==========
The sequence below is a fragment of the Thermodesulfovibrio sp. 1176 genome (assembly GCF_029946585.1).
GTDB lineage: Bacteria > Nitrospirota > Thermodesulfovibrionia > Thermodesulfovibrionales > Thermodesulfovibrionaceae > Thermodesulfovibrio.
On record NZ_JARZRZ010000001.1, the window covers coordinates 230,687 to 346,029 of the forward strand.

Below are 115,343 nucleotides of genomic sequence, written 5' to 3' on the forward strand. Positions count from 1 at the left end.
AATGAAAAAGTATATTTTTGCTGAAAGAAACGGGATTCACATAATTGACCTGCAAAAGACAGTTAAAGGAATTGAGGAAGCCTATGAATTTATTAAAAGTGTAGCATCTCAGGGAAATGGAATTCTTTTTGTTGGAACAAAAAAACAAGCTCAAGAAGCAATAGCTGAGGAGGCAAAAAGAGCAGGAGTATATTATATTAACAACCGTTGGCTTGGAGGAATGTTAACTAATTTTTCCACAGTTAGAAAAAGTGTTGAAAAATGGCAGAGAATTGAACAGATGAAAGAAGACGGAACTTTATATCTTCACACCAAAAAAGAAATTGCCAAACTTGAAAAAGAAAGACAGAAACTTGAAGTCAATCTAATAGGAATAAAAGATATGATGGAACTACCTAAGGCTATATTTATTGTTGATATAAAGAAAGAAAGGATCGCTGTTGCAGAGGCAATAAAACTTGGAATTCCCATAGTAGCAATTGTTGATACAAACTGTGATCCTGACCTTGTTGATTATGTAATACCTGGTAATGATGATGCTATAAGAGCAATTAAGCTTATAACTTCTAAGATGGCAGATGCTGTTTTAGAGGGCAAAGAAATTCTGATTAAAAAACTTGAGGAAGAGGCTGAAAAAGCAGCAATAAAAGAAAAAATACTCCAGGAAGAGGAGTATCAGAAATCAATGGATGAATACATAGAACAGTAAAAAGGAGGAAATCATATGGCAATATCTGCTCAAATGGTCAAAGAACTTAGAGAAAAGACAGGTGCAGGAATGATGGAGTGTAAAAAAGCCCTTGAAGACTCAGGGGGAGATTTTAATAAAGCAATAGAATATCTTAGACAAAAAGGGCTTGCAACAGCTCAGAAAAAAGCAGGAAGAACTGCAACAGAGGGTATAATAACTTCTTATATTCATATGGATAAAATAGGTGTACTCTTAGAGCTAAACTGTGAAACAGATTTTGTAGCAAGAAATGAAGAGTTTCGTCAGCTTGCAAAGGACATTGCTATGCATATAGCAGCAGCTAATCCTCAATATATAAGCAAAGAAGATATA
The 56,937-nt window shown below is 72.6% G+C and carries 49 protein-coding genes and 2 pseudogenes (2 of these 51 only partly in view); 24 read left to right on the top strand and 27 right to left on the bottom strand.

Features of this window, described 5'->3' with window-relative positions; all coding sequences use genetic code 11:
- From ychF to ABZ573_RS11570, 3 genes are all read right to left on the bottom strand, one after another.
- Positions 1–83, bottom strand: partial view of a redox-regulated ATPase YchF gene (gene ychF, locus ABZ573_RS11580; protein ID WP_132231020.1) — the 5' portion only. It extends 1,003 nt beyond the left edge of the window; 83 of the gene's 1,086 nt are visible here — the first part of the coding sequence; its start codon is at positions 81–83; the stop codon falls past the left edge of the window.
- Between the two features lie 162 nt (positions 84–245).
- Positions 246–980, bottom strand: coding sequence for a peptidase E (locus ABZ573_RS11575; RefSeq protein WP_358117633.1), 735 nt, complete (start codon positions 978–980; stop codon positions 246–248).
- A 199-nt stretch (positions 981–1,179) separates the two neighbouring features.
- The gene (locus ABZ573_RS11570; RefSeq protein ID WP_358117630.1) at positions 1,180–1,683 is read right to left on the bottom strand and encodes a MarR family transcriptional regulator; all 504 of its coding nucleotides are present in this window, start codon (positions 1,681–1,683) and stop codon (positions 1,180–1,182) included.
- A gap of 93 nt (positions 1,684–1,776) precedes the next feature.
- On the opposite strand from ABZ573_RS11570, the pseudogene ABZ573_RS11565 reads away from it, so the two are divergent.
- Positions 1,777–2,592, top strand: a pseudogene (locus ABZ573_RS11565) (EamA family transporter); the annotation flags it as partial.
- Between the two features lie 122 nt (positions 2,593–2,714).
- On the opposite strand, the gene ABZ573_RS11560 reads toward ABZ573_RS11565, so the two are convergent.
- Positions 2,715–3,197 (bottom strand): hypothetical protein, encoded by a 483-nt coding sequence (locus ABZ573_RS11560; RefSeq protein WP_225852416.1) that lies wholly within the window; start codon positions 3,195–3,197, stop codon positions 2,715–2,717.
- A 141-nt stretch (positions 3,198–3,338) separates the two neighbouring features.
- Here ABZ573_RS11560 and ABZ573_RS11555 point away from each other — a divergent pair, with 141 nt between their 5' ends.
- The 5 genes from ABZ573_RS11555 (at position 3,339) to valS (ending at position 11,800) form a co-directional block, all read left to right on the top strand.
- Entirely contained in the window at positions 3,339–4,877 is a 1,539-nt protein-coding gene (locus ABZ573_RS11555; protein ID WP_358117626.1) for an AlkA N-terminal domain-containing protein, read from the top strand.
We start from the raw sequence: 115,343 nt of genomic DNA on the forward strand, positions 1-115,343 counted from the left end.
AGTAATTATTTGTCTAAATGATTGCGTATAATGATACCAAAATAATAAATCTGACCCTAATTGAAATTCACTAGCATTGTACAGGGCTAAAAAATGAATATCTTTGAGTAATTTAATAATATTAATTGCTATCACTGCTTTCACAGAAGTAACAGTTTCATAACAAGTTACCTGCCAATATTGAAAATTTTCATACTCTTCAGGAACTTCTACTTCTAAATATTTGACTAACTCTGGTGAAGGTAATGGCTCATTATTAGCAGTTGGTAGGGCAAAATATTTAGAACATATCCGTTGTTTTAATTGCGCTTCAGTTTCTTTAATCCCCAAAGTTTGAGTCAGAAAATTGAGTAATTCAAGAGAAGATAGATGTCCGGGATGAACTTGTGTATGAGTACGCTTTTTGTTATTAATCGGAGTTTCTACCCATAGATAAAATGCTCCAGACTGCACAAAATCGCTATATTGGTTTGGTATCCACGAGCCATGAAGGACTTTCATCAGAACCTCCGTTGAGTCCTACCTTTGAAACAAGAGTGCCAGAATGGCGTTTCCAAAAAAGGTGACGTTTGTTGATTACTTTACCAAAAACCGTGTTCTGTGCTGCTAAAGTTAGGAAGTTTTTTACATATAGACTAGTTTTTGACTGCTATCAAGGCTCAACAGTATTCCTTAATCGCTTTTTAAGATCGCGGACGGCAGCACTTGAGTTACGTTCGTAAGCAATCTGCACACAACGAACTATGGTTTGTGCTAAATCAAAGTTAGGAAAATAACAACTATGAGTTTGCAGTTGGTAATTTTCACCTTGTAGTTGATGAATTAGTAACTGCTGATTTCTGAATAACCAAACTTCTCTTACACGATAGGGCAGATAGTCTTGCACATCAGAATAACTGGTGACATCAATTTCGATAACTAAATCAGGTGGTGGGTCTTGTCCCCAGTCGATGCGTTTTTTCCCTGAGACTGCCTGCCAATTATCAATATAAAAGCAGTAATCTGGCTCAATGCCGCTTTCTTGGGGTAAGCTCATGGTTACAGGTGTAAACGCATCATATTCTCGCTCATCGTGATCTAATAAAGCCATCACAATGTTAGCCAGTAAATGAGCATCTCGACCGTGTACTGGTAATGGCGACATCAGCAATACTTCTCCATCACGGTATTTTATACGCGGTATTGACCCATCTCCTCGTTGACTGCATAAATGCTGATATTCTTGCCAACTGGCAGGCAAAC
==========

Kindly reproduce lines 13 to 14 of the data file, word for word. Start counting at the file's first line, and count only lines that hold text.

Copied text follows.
- The gene (locus ABZ573_RS11570; RefSeq protein ID WP_358117630.1) at positions 1,180–1,683 is read right to left on the bottom strand and encodes a MarR family transcriptional regulator; all 504 of its coding nucleotides are present in this window, start codon (positions 1,681–1,683) and stop codon (positions 1,180–1,182) included.
- A gap of 93 nt (positions 1,684–1,776) precedes the next feature.